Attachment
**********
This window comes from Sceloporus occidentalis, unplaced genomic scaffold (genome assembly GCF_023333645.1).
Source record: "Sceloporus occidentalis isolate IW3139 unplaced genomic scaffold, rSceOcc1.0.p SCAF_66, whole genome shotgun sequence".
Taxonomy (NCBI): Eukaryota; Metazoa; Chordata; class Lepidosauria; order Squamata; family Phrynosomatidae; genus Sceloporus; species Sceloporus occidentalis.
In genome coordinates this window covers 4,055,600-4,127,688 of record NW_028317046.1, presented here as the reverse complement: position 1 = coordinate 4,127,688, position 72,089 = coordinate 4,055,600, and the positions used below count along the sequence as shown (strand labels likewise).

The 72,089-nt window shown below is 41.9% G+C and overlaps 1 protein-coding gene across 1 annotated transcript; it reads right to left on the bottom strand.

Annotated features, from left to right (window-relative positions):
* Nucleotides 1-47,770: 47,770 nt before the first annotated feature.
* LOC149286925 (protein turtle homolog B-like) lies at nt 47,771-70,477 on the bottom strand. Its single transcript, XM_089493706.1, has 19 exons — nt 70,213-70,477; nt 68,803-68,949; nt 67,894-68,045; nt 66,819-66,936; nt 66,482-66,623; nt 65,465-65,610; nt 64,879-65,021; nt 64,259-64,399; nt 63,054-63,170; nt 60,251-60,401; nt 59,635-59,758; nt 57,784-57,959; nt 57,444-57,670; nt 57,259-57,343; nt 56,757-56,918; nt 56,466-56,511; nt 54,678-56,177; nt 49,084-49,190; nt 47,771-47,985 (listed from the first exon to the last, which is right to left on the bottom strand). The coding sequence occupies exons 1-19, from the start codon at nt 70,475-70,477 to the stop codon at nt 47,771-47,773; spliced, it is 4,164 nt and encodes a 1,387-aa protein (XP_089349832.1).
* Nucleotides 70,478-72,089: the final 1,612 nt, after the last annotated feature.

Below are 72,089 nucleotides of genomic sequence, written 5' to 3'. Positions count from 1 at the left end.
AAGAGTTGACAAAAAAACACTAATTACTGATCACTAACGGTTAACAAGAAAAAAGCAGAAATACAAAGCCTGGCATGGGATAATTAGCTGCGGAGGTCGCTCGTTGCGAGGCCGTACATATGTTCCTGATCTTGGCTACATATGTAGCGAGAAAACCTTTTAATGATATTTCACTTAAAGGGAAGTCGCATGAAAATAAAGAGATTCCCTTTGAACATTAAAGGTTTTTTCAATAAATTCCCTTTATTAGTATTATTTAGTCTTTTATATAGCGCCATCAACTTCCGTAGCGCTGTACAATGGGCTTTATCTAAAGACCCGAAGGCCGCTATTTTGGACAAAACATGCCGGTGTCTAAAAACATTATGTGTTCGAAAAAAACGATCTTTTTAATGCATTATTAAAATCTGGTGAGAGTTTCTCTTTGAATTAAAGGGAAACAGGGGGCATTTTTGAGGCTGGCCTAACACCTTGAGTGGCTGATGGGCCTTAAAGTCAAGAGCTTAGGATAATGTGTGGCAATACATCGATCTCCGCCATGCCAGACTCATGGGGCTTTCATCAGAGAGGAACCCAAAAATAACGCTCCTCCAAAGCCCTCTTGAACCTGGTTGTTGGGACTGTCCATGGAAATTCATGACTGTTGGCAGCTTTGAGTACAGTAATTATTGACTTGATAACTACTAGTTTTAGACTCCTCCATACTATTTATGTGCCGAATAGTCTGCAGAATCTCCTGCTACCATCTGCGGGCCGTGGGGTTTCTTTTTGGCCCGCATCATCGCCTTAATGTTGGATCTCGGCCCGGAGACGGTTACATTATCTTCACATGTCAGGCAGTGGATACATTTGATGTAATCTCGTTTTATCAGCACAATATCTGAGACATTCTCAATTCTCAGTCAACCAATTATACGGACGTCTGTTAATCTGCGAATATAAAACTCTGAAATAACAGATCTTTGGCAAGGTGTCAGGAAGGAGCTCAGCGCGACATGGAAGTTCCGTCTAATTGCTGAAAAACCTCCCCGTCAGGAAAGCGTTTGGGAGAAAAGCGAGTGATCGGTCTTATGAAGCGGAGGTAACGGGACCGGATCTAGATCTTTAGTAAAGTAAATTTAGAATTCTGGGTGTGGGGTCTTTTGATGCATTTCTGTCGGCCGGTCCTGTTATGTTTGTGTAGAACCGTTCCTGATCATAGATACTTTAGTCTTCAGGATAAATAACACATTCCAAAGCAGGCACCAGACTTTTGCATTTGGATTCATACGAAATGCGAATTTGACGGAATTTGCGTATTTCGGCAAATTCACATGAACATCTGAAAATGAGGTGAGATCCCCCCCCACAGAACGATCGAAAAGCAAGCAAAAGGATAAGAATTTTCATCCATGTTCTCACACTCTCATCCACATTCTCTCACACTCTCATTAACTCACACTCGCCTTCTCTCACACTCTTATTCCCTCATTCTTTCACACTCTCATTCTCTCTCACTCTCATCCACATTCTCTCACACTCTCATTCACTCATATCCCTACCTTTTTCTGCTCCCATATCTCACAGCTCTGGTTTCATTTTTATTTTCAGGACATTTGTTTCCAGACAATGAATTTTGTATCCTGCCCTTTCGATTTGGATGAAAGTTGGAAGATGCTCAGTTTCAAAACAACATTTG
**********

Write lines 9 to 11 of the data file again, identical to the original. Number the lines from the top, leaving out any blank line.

* Nucleotides 70,478-72,089: the final 1,612 nt, after the last annotated feature.

Below are 72,089 nucleotides of genomic sequence, written 5' to 3'. Positions count from 1 at the left end.
AAGAGTTGACAAAAAAACACTAATTACTGATCACTAACGGTTAACAAGAAAAAAGCAGAAATACAAAGCCTGGCATGGGATAATTAGCTGCGGAGGTCGCTCGTTGCGAGGCCGTACATATGTTCCTGATCTTGGCTACATATGTAGCGAGAAAACCTTTTAATGATATTTCACTTAAAGGGAAGTCGCATGAAAATAAAGAGATTCCCTTTGAACATTAAAGGTTTTTTCAATAAATTCCCTTTATTAGTATTATTTAGTCTTTTATATAGCGCCATCAACTTCCGTAGCGCTGTACAATGGGCTTTATCTAAAGACCCGAAGGCCGCTATTTTGGACAAAACATGCCGGTGTCTAAAAACATTATGTGTTCGAAAAAAACGATCTTTTTAATGCATTATTAAAATCTGGTGAGAGTTTCTCTTTGAATTAAAGGGAAACAGGGGGCATTTTTGAGGCTGGCCTAACACCTTGAGTGGCTGATGGGCCTTAAAGTCAAGAGCTTAGGATAATGTGTGGCAATACATCGATCTCCGCCATGCCAGACTCATGGGGCTTTCATCAGAGAGGAACCCAAAAATAACGCTCCTCCAAAGCCCTCTTGAACCTGGTTGTTGGGACTGTCCATGGAAATTCATGACTGTTGGCAGCTTTGAGTACAGTAATTATTGACTTGATAACTACTAGTTTTAGACTCCTCCATACTATTTATGTGCCGAATAGTCTGCAGAATCTCCTGCTACCATCTGCGGGCCGTGGGGTTTCTTTTTGGCCCGCATCATCGCCTTAATGTTGGATCTCGGCCCGGAGACGGTTACATTATCTTCACATGTCAGGCAGTGGATACATTTGATGTAATCTCGTTTTATCAGCACAATATCTGAGACATTCTCAATTCTCAGTCAACCAATTATACGGACGTCTGTTAATCTGCGAATATAAAACTCTGAAATAACAGATCTTTGGCAAGGTGTCAGGAAGGAGCTCAGCGCGACATGGAAGTTCCGTCTAATTGCTGAAAAACCTCCCCGTCAGGAAAGCGTTTGGGAGAAAAGCGAGTGATCGGTCTTATGAAGCGGAGGTAACGGGACCGGATCTAGATCTTTAGTAAAGTAAATTTAGAATTCTGGGTGTGGGGTCTTTTGATGCATTTCTGTCGGCCGGTCCTGTTATGTTTGTGTAGAACCGTTCCTGATCATAGATACTTTAGTCTTCAGGATAAATAACACATTCCAAAGCAGGCACCAGACTTTTGCATTTGGATTCATACGAAATGCGAATTTGACGGAATTTGCGTATTTCGGCAAATTCACATGAACATCTGAAAATGAGGTGAGATCCCCCCCCACAGAACGATCGAAAAGCAAGCAAAAGGATAAGAATTTTCATCCATGTTCTCACACTCTCATCCACATTCTCTCACACTCTCATTAACTCACACTCGCCTTCTCTCACACTCTTATTCCCTCATTCTTTCACACTCTCATTCTCTCTCACTCTCATCCACATTCTCTCACACTCTCATTCACTCATATCCCTACCTTTTTCTGCTCCCATATCTCACAGCTCTGGTTTCATTTTTATTTTCAGGACATTTGTTTCCAGACAATGAATTTTGTATCCTGCCCTTTCGATTTGGATGAAAGTTGGAAGATGCTCAGTTTCAAAACAACATTTG